Internships Abroad

How to Get a Paid Internship in South America

Interning in another country can be an intimidating but rewarding task. Here are five quick tips for finding a paid internship in South America.

5 Steps to Getting a Paid Internship in South America

Many organizations offer unpaid internships abroad. In exchange for a program fee, you may receive college credit, housing, meals, transportation, and on-the-ground support. However, working in exchange for class credit or covered living expenses isn't viable for everyone. If your circumstances or goals don't align with an unpaid internship, seeking a paid internship abroad may be the best of both worlds for you.

The problem is: how does one go about finding an internship independently - one that can both pay the bills and bolster your resume!?

If you're wondering how to get a paid internship in South America, look no further. The following steps will help jump-start your search and motivate you to find the internship of your dreams.

Step 1: Choose Your Field of Interest

Before you search and apply for a paid internship abroad, you must first decide what type of work you want to partake in and what you're qualified for. For those interested in agriculture, farming, or the environment, World Wide Opportunities on Organic Farms (WWOOF) offers a great organic farming exchange program. In return for volunteer help, WWOOF hosts offer food, accommodation, and opportunities to learn about organic lifestyles.

Another option is teaching English in return for a small stipend. Local governments sponsor teachers to improve the level of English literacy for students. Teachers can live with host families while receiving modest pay for their job.

If you already have experience studying in or traveling through multiple countries but are now looking for a place to settle down for a while, a local travel agency could be a great place to work. Doing a quick search such as “Travel Agencies in Bolivia” will yield a multitude of results. Other popular internship fields include health care, journalism, law, and childcare.

These are just a few of the potential options to intern in South America, but deciding what type of work best fits your career goals is essential to narrow down the job search. Another thing to remember is the experience you get from interning abroad doesn't necessarily have to directly relate to your career or degree, as the skills you'll gain will set your resume apart regardless. Seeking an internship abroad is instead an excellent opportunity to find work that inspires you and to try something new.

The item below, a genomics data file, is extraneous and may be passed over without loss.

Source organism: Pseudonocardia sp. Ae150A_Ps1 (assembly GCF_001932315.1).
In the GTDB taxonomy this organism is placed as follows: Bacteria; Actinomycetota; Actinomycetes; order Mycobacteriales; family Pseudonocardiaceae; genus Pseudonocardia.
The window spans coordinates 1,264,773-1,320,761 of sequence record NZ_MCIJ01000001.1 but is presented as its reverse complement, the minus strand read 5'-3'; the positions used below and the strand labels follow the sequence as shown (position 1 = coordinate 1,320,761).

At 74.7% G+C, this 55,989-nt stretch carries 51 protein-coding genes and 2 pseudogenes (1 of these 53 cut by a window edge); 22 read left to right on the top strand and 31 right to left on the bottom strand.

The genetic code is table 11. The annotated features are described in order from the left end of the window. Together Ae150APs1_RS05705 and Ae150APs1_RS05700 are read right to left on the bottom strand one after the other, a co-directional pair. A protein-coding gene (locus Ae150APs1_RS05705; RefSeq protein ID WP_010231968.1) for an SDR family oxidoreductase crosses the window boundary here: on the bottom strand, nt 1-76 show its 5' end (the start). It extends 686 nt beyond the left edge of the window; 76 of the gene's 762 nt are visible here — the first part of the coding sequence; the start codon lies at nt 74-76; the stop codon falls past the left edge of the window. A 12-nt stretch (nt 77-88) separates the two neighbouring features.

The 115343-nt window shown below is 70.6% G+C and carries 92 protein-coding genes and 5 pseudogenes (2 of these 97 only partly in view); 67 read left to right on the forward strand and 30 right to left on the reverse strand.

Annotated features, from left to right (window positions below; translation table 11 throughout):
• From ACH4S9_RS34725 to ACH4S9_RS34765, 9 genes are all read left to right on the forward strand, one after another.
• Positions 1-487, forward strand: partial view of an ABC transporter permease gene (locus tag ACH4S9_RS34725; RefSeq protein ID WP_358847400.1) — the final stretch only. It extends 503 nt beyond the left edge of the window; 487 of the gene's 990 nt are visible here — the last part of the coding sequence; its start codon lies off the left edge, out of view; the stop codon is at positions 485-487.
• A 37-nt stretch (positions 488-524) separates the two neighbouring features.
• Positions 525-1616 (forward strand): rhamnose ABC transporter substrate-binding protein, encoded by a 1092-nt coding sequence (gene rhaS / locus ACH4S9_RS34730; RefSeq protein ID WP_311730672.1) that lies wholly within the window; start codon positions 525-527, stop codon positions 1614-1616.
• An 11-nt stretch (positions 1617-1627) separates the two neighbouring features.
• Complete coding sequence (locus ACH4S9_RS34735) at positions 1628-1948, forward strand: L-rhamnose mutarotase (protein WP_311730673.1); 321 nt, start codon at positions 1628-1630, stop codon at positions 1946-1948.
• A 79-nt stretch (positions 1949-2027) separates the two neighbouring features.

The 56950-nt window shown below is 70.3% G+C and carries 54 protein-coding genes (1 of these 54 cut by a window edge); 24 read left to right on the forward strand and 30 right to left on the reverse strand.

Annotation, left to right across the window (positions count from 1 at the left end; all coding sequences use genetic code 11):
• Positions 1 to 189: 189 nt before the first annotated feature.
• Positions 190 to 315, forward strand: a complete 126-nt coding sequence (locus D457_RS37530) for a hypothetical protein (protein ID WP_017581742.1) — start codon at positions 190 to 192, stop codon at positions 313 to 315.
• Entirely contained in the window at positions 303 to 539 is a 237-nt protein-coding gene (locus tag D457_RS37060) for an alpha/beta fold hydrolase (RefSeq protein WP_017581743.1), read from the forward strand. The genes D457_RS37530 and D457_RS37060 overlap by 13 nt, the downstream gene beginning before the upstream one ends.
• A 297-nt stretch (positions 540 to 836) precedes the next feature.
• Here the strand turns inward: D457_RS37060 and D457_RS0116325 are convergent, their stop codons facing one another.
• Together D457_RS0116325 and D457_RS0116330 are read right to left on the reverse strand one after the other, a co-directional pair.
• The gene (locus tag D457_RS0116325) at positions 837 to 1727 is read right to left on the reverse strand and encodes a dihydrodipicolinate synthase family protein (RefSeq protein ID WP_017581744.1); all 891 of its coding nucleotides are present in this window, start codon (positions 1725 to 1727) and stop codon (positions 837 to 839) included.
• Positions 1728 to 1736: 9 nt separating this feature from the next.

Step 2: Begin Your Internship Search

Once you've identified the job field(s) you'd be interested in working in, it's time to begin your internship search. Here at Go Overseas, we strive to make the search for a job or internship abroad easy. You can start a search based on desired location and industry. From there, you will be provided with a list of high-quality programs from reputable organizations, which will include real alumni reviews. Although many of these ask for a program fee, be sure to seek out scholarships, discounts, or any work-study type programs to help alleviate the cost.

Believe it or not, Craigslist is used all around the world and is especially popular for expats in South America. Use the site to search your country of interest to find positions in tourism, translation, teaching, and journalism, to name a few. Although the post may be for a full-time job, be sure to reach out to the company and inquire about any part-time or internship options.

To expand your search even further, there are many high-quality job boards, including here at Go Overseas, where organizations can post positions for which they're currently hiring. Additionally, international job fairs pop up in nearly every city and are a great way to network.

While starting an international internship search is intimidating, you’re not the first person that has wanted to intern abroad! Especially in larger cities, expats are very friendly and tend to help each other when abroad. Search Facebook, LinkedIn, and other social media platforms for expat groups and begin networking online. You'll be amazed at the quality of advice and opportunities that pop up regularly in these groups, and you may even find the perfect internship for you!